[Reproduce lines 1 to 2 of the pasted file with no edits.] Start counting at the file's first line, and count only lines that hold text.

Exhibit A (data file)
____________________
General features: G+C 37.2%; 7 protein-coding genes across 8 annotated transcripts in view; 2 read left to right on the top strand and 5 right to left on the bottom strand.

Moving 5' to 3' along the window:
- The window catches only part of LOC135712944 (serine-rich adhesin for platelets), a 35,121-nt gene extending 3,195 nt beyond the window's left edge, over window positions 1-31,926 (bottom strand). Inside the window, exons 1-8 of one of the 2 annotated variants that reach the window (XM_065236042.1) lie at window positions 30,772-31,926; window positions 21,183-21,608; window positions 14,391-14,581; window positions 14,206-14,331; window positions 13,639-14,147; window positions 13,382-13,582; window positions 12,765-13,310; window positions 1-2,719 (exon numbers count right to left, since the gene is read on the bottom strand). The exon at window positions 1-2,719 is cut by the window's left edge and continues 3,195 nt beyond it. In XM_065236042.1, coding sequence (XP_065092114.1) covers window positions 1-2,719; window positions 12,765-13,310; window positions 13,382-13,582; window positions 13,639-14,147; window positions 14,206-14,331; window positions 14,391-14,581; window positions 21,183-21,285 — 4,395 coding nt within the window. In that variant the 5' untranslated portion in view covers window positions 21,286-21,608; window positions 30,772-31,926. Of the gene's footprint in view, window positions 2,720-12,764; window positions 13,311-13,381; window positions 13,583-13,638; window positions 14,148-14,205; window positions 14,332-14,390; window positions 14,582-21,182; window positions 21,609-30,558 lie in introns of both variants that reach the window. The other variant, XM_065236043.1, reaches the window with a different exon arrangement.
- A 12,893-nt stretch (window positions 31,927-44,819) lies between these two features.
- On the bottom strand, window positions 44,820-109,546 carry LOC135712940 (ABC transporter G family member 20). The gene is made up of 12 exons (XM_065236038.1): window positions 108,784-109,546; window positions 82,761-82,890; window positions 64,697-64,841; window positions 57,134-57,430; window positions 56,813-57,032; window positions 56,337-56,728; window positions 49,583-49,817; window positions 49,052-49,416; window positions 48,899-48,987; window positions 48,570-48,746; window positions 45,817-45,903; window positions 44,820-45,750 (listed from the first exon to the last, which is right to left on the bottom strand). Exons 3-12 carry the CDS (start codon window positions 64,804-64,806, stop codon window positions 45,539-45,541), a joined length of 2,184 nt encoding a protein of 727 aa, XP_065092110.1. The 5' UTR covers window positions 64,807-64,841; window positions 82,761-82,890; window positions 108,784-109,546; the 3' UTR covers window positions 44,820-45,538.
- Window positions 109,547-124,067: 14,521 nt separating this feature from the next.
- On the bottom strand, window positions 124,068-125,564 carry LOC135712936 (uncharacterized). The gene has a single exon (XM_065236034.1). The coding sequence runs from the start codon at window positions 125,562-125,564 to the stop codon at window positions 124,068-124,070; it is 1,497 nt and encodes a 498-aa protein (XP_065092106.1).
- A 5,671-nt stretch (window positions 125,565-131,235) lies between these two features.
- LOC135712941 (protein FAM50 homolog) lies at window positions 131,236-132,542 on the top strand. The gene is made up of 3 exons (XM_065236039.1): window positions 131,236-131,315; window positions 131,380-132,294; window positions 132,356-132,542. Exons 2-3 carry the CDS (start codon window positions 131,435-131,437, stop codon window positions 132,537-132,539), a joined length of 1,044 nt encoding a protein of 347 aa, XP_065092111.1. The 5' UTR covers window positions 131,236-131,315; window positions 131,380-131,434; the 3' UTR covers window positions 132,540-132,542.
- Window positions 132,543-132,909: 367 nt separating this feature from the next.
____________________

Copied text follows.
General features: G+C 37.2%; 7 protein-coding genes across 8 annotated transcripts in view; 2 read left to right on the top strand and 5 right to left on the bottom strand.

Moving 5' to 3' along the window: